Handel's Messiah was first performed in Dublin in 1742 and in London on numerous occasions between 1743 and 1759. After Handel's death, performances grew larger in scale, culminating in the Crystal Palace performance of 1857 with its 2,500 musicians. Something of that big band effect can be heard in the performances conducted by Sir Malcolm Sargent. In his 1959 recording his tempi are ponderous with huge rallentandos at the end of movements. He also re-orchestrated a great deal of the work.
A major event in the recording history of Messiah was the performance conducted by Charles Mackerras in 1966. Mackerras used modern instruments but nevertheless communicated his understanding of baroque performance practice. Soloists were encouraged to decorate their parts, something heard to especially fine effect in Janet Baker's handling of the da capo in He was despised. Since then there have been many historically informed performances: my own preference is for the one conducted by William Christie. Just listen to the buoyancy of For unto us a Child is born or to the radiance which Barbara Schlick brings to I know that my Redeemer liveth.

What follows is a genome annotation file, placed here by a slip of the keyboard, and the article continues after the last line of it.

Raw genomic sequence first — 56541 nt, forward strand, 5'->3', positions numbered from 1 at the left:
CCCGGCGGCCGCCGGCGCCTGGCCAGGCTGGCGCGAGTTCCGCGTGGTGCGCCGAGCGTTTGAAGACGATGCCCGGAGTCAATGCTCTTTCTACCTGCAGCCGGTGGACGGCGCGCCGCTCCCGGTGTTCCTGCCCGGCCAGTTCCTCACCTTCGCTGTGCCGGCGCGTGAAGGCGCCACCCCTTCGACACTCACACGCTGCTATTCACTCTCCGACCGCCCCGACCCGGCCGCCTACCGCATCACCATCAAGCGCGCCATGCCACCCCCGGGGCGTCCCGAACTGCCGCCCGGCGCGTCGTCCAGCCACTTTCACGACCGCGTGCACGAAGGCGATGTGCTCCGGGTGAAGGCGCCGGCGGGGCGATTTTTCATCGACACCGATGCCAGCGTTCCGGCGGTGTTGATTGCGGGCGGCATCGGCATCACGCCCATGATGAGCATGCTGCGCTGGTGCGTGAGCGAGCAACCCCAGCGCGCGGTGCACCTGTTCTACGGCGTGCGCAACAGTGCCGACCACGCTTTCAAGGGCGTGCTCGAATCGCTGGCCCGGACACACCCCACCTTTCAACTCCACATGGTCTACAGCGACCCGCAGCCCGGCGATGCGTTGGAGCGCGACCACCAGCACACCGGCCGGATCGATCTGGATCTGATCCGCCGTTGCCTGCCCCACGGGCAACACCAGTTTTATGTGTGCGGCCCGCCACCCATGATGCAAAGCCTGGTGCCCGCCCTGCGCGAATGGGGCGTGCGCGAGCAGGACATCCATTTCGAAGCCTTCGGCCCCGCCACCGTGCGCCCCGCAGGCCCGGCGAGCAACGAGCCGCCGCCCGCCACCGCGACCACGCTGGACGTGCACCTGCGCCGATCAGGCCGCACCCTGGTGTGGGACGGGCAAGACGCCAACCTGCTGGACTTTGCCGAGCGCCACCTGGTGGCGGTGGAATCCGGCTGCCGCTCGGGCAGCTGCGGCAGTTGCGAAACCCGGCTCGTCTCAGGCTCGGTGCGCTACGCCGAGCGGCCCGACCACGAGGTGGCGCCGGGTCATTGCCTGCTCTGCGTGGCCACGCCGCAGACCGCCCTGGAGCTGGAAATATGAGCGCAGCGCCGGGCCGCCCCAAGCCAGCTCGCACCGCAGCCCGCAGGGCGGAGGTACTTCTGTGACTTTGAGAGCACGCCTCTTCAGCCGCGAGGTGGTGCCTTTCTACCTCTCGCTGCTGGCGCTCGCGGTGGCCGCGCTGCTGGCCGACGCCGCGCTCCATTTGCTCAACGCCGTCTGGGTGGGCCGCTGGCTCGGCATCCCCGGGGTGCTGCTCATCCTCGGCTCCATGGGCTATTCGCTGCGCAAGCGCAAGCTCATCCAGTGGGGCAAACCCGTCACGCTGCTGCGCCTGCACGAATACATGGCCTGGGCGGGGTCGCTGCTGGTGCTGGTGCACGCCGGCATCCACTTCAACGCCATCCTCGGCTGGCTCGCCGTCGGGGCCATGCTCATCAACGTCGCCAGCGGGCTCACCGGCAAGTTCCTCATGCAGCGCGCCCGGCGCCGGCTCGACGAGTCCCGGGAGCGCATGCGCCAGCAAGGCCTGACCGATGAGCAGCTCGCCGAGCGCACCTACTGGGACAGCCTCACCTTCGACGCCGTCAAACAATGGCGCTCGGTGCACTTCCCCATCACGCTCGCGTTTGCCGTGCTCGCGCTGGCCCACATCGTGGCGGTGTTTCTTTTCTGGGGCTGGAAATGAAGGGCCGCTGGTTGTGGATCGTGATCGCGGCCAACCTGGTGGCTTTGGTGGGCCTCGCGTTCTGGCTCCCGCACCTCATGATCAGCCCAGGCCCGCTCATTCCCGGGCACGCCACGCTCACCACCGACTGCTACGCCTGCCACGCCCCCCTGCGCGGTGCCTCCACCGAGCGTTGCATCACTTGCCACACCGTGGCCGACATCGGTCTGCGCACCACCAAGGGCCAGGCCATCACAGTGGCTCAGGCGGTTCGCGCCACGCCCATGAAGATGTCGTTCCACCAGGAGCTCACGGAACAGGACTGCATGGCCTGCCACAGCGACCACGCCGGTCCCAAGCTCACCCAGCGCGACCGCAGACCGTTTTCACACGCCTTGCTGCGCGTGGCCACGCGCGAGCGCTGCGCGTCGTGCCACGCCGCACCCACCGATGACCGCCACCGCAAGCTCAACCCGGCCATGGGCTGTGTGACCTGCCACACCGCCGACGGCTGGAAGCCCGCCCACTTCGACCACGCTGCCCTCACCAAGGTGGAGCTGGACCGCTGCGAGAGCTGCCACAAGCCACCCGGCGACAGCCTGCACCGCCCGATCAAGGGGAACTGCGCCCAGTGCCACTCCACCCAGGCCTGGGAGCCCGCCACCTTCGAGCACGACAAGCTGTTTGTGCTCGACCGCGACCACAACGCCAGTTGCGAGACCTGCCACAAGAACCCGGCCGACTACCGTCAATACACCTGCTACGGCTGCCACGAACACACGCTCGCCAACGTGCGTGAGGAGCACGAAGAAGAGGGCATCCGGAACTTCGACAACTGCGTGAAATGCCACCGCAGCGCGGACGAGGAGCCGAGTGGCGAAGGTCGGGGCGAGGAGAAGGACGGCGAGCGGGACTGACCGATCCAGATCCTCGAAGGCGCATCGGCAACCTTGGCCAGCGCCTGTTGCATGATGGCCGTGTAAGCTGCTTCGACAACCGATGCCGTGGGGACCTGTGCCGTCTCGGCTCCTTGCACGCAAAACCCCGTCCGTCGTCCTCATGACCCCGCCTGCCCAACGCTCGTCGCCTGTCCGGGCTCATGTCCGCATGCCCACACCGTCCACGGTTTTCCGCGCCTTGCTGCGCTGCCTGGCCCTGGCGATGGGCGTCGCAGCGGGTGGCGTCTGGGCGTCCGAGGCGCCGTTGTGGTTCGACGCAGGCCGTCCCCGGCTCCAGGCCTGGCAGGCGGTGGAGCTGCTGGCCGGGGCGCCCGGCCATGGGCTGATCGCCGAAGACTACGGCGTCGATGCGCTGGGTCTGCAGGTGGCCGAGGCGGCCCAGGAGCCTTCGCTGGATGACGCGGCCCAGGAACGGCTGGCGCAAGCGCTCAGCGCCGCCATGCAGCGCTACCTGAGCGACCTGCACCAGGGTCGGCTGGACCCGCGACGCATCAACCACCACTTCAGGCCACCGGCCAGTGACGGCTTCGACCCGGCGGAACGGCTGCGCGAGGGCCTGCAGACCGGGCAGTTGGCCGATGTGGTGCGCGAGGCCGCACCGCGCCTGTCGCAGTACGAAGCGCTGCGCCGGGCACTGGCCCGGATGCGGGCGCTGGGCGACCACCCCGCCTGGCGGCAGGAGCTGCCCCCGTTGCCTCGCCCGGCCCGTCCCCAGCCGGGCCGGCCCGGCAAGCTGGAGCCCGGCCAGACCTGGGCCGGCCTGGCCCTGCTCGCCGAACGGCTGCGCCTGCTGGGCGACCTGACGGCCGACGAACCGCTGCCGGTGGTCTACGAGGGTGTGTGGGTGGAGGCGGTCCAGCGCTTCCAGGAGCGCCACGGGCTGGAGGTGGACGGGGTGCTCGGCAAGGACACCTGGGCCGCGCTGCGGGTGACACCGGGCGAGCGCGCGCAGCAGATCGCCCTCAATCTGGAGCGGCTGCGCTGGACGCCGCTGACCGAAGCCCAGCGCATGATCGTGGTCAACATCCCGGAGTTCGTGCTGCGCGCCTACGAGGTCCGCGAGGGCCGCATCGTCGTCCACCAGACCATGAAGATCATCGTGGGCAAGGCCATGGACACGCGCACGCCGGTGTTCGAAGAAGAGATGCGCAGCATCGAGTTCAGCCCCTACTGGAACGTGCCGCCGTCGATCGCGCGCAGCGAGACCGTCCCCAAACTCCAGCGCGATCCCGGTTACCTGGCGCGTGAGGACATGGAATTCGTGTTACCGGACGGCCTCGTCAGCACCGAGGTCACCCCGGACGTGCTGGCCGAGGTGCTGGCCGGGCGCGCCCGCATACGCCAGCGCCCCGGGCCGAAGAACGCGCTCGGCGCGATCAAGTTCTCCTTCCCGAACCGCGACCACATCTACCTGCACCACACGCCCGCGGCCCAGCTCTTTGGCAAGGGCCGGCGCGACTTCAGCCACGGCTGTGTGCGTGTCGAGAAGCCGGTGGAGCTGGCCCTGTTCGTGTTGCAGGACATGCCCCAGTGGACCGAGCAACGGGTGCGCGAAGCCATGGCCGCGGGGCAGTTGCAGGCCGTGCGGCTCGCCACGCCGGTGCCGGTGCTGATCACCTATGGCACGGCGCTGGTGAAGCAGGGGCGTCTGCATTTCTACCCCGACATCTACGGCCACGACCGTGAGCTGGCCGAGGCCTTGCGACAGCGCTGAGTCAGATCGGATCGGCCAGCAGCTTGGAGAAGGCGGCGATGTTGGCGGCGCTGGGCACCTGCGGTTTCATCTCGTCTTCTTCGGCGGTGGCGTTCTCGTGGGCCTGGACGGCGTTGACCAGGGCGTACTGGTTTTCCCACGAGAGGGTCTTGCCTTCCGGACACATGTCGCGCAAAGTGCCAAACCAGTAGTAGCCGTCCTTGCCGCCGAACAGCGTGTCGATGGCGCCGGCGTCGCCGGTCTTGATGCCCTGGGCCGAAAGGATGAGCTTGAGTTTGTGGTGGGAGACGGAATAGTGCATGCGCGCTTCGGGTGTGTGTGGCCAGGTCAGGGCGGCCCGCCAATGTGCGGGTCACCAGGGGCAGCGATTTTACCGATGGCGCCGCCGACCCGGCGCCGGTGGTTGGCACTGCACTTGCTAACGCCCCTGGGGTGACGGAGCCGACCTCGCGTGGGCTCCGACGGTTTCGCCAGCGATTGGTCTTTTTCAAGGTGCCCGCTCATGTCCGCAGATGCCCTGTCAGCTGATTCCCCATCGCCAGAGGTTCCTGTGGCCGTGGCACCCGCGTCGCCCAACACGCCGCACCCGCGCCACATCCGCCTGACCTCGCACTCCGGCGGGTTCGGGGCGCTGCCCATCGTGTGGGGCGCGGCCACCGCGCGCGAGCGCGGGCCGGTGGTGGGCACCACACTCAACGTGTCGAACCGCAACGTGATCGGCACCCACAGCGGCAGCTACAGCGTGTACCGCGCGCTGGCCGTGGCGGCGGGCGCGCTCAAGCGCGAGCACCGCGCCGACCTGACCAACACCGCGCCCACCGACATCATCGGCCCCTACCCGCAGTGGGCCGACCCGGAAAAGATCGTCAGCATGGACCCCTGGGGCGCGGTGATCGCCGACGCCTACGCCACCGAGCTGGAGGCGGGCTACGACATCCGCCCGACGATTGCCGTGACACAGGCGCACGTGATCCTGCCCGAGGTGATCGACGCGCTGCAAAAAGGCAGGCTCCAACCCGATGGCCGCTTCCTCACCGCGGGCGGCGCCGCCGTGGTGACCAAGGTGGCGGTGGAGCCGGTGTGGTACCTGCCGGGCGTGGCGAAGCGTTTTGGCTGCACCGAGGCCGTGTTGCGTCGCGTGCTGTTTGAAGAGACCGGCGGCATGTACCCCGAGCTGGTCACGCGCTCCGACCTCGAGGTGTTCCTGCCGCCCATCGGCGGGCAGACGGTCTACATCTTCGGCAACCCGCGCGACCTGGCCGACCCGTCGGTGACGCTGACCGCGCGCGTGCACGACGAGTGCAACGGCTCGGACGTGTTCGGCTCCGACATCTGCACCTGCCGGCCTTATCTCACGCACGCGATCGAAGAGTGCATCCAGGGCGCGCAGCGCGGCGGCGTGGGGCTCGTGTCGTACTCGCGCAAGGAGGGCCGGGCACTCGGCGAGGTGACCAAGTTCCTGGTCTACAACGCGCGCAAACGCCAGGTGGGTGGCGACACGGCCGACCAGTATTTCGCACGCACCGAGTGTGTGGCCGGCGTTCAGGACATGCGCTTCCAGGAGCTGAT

The new Tafelmusik recording holds up well. The orchestra and choir are excellent. As for the soloists, tenor Rufus Müller is very good, baritone Brett Polegato is outstanding and soprano Karina Gauvin is out of this world. I am of two minds, however, about the countertenor: he is good in O thou that bringest good tidings, but He was despised drags and other arias need greater evenness than Robin Blaze brings to them.
Over the years Tafelmusik made a number of recordings for Sony. Many of these have been deleted but some of them have been brought back by Arkivmusic and now by Tafelmusik's own label. This recording is new, however, and it is also the first live recording of the orchestra. I hope that there will be many more. The achievements of Tafelmusik have been immense and further recordings should bring them to the attention of a wider audience.
Tafelmusik’s annual Messiah performances take place at Koerner Hall December 19 through 23.